18 April, 2019

Poison #AtoZChallenge

Masan was the best maker of sutaris in his village. His wife and daughter collected jequirity beans daily, using half to make jewelry, and giving him half to turn into his poison cones. It was an underground business, as the sutaris were officially frowned upon. To the outer world – to the authorities, certainly – the family business was in bead jewelry. Only a few villagers knew that Masan’s family income was boosted exponentially by his poison business. 

Everyone knew the jequirity beans were poisonous. Their bright red color made them popular for jewelry, but humans could not eat them. Children were cautioned from a young age to avoid the beans until they were old enough to know not to put them into their mouths. 

One day, Masan’s daughter took ill. “I’m so sorry, my love, I cannot go out to collect the beans for us today,” his wife told him. “I must stay home and look after Mina. I fear she is developing a fever.” 

“Watch her today. You brought me enough beans yesterday I can continue my work from those.” 

The next day, Mina was worse. Masan had few beans left to work with, so he finished his work early. “How can I help Mina?” he asked his wife. 

“She is burning to the touch. You must find a doctor to help her,” she told him as she sat at Mina’s bedside cooling her with damp cloths. Their village did not have anyone with medical experience, but there were a few traditional healers among the neighboring villages. Masan left to find one. 

In the evening, he returned with a white-haired man wearing a cloth satchel across his body. The man examined Mina closely, finally telling the concerned parents, “It is just a fever. I can help. Where is your cook-fire?” 

Masan led him into the small back room. He watched as this healer filled a saucepan with water. When he opened the satchel and brought out a pile of jequirity branches, Masan panicked. “No! Do not poison my daughter!” The man turned to look with compassion on Masan. 

Slowly he spoke as he began separating the component parts of the branches. “You know what you know, and I know what I know.” Two piles were growing on the little table – one pile of jequirity leaves and one, of the beans he was separating from the branches. “Your business may be in poison, Masan, but my business is to heal. Will you trust an old man to help you?” 

Masan’s jaw dropped to learn that his business was known to this man, but he wagged his head in a gesture signifying acquiescence. He watched the man bring the water to a boil and then add just the leaves to the saucepan. After a time, the healer poured a portion into a small clay cup. “Give this to Mina.” Gesturing to the remaining liquid in the pan, he advised Masan, “Give her another cup of this hot tea in the morning, another mid-day, and in the evening, until the fever breaks.” 

Masan left to give the drink to his daughter. When he returned to the back room, the old man was gone, but he had left behind the pile of jequirity beans. Masan smiled. During the next day, as Mina’s fever dropped radically, Masan had new beans to work with.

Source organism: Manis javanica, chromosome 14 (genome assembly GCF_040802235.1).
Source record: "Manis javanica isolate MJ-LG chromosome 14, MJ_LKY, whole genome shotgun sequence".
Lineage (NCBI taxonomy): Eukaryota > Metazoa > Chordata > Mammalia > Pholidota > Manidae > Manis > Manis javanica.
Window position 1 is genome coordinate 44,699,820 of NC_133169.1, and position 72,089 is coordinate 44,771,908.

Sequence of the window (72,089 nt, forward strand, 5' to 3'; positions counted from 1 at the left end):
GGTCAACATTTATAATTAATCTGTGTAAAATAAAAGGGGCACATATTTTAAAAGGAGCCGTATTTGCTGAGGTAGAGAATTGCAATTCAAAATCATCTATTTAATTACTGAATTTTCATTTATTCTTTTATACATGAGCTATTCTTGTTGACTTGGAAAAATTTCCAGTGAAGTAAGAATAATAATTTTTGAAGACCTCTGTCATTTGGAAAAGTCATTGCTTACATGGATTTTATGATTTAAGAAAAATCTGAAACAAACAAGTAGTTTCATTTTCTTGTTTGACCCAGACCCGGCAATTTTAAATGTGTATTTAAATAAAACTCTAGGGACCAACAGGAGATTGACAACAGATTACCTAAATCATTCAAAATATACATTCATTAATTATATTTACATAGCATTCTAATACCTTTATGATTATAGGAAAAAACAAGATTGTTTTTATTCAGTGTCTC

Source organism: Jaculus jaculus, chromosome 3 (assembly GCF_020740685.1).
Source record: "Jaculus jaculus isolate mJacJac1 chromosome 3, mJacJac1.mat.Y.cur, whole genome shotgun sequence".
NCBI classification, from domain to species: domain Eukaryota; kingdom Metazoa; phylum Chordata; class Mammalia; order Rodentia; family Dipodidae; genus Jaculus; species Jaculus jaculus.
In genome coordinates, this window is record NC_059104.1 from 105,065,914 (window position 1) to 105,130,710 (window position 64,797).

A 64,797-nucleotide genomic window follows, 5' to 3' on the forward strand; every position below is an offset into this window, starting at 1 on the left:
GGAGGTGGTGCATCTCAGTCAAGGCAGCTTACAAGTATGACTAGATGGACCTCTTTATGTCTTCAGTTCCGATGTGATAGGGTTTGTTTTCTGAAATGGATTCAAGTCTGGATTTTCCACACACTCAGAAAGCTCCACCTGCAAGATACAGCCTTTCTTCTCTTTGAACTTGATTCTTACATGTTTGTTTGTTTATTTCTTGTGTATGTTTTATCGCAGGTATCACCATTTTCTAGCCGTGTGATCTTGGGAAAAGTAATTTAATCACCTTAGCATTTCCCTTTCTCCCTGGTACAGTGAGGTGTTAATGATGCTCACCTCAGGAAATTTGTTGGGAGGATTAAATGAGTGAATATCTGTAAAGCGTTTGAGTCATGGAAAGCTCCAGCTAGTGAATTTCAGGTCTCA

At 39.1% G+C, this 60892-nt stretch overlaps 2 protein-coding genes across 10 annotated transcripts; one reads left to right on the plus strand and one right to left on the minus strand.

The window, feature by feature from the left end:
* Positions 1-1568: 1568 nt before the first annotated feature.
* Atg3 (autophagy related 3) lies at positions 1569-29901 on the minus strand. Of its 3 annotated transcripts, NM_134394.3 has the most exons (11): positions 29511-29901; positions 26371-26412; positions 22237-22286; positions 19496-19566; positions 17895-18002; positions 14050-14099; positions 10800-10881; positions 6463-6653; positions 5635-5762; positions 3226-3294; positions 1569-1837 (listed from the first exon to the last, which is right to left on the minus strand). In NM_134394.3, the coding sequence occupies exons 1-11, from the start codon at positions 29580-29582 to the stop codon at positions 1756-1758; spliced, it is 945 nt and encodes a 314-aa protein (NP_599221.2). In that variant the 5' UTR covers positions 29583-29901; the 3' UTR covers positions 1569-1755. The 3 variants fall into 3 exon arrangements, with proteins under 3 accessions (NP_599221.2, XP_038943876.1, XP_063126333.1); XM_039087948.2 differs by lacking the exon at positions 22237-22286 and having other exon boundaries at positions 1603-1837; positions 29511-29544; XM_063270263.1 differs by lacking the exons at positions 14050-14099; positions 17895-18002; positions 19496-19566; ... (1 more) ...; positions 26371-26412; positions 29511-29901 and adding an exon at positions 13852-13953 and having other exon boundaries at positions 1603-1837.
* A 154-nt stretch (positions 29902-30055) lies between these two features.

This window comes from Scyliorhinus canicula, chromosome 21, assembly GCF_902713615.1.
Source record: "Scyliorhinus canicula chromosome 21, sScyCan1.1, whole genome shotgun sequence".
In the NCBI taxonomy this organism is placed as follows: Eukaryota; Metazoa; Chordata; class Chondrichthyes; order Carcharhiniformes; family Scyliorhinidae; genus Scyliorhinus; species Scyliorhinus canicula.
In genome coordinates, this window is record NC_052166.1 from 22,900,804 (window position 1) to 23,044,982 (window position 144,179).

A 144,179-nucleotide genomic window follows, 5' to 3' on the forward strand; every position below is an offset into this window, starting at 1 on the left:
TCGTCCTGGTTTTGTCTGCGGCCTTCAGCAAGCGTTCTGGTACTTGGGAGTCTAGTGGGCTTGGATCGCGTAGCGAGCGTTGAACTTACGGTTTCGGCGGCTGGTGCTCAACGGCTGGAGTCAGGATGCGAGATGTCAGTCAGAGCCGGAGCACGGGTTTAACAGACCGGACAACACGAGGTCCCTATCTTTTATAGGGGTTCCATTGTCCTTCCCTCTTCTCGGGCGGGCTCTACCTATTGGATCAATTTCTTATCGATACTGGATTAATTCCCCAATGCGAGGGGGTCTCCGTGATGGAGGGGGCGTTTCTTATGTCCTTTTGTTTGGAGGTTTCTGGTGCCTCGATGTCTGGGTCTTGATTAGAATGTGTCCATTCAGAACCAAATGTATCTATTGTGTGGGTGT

Thank you for visiting my #AtoZChallenge! My theme is "Audience Participation" (read about it, here) and now it is your turn. Each day will be a new story based on suggestions from your comments. Suggest anything: a word, scenario, character, location... I will be keeping a list of suggestions, so if yours isn't used tomorrow, it may show up later. 

Today's post was inspired by the prompt "Jequirity Bean", suggested by Maria L. Berg (of Experience Writing), given in comments on my J post (here). Apologies for any factual inaccuracies. Writing Flash Fiction everyday doesn't leave me a lot of time for in-depth research, but it is true that the leaves have healing properties.


  1. Nice job! I could really see the healer separating the leaves.

  2. This reminds me of tomatoes. Tomato seems to be in everything, but the plants and leaves that produce that fruit are poisonous.

  3. Nice!
    I didn't even realize this was a real thing, so I have been both entertained and educated.


  4. Wonderful tale. It reminds me of an old medical practisioner whom I know

  5. What wonderful story! Loved the two-purpose plant used for good and bad. Well done!

    DB McNicol, author
    A to Z Microfiction: Parachute

  6. Kind of an unexpected but nonetheless happy ending. Good story!

    John @ The Sound Of One Hand Typing

  7. Maria - Glad you liked it. Thanks for the suggestion!

    Brett - I bet there are a lot of foods like this. Apple seeds are laced with arsenic, isn't it?

    Jz - Me neither! I had to look it up based on a suggestion.

    Suhavijay - I'm so glad you found it relatable.

    Donna - Used another way, it's also an aphrodisiac!

    John - I learned a lot just in a brief overview of the plant. I'd love to have taken it further. Thanks for stopping by.

  8. He should reciprocrate and give the leaves to the healer as he gets more beans... It's amazing how something can be harmful and healing at the same time.

  9. Liz - That's a really good point! A partnership could be born here.


I enjoy a good debate. Feel free to shake things up. Tell me I'm wrong. Ask me why I have such a weird opinion. ...or, just laugh and tell how this relates to you and your life.